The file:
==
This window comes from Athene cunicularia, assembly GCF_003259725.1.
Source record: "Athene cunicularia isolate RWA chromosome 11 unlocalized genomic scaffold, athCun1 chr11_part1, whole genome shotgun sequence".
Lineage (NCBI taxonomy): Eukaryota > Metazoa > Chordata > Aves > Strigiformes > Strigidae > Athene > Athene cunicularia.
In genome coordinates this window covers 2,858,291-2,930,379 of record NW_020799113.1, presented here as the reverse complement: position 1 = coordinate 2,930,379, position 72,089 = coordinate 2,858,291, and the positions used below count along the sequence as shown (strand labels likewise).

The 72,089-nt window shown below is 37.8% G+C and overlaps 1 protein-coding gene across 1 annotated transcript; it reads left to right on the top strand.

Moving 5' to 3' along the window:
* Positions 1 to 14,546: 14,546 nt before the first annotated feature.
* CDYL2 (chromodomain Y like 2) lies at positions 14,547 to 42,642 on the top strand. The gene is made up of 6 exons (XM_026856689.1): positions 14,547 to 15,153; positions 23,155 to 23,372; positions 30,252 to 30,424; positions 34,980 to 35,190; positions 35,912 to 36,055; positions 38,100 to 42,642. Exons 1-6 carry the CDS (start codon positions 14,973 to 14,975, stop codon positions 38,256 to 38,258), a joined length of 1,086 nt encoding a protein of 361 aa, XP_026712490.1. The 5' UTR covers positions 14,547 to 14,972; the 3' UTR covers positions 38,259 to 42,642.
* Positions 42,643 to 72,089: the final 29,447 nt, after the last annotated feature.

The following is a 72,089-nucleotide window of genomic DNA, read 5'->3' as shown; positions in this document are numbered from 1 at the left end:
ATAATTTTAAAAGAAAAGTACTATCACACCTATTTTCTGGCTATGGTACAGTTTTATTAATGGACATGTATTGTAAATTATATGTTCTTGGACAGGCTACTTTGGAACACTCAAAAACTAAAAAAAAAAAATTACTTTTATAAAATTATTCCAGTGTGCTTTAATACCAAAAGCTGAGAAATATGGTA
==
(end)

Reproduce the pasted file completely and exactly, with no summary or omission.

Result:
This window comes from Athene cunicularia, assembly GCF_003259725.1.
Source record: "Athene cunicularia isolate RWA chromosome 11 unlocalized genomic scaffold, athCun1 chr11_part1, whole genome shotgun sequence".
Lineage (NCBI taxonomy): Eukaryota > Metazoa > Chordata > Aves > Strigiformes > Strigidae > Athene > Athene cunicularia.
In genome coordinates this window covers 2,858,291-2,930,379 of record NW_020799113.1, presented here as the reverse complement: position 1 = coordinate 2,930,379, position 72,089 = coordinate 2,858,291, and the positions used below count along the sequence as shown (strand labels likewise).

The 72,089-nt window shown below is 37.8% G+C and overlaps 1 protein-coding gene across 1 annotated transcript; it reads left to right on the top strand.

Moving 5' to 3' along the window:
* Positions 1 to 14,546: 14,546 nt before the first annotated feature.
* CDYL2 (chromodomain Y like 2) lies at positions 14,547 to 42,642 on the top strand. The gene is made up of 6 exons (XM_026856689.1): positions 14,547 to 15,153; positions 23,155 to 23,372; positions 30,252 to 30,424; positions 34,980 to 35,190; positions 35,912 to 36,055; positions 38,100 to 42,642. Exons 1-6 carry the CDS (start codon positions 14,973 to 14,975, stop codon positions 38,256 to 38,258), a joined length of 1,086 nt encoding a protein of 361 aa, XP_026712490.1. The 5' UTR covers positions 14,547 to 14,972; the 3' UTR covers positions 38,259 to 42,642.
* Positions 42,643 to 72,089: the final 29,447 nt, after the last annotated feature.

The following is a 72,089-nucleotide window of genomic DNA, read 5'->3' as shown; positions in this document are numbered from 1 at the left end:
ATAATTTTAAAAGAAAAGTACTATCACACCTATTTTCTGGCTATGGTACAGTTTTATTAATGGACATGTATTGTAAATTATATGTTCTTGGACAGGCTACTTTGGAACACTCAAAAACTAAAAAAAAAAAATTACTTTTATAAAATTATTCCAGTGTGCTTTAATACCAAAAGCTGAGAAATATGGTA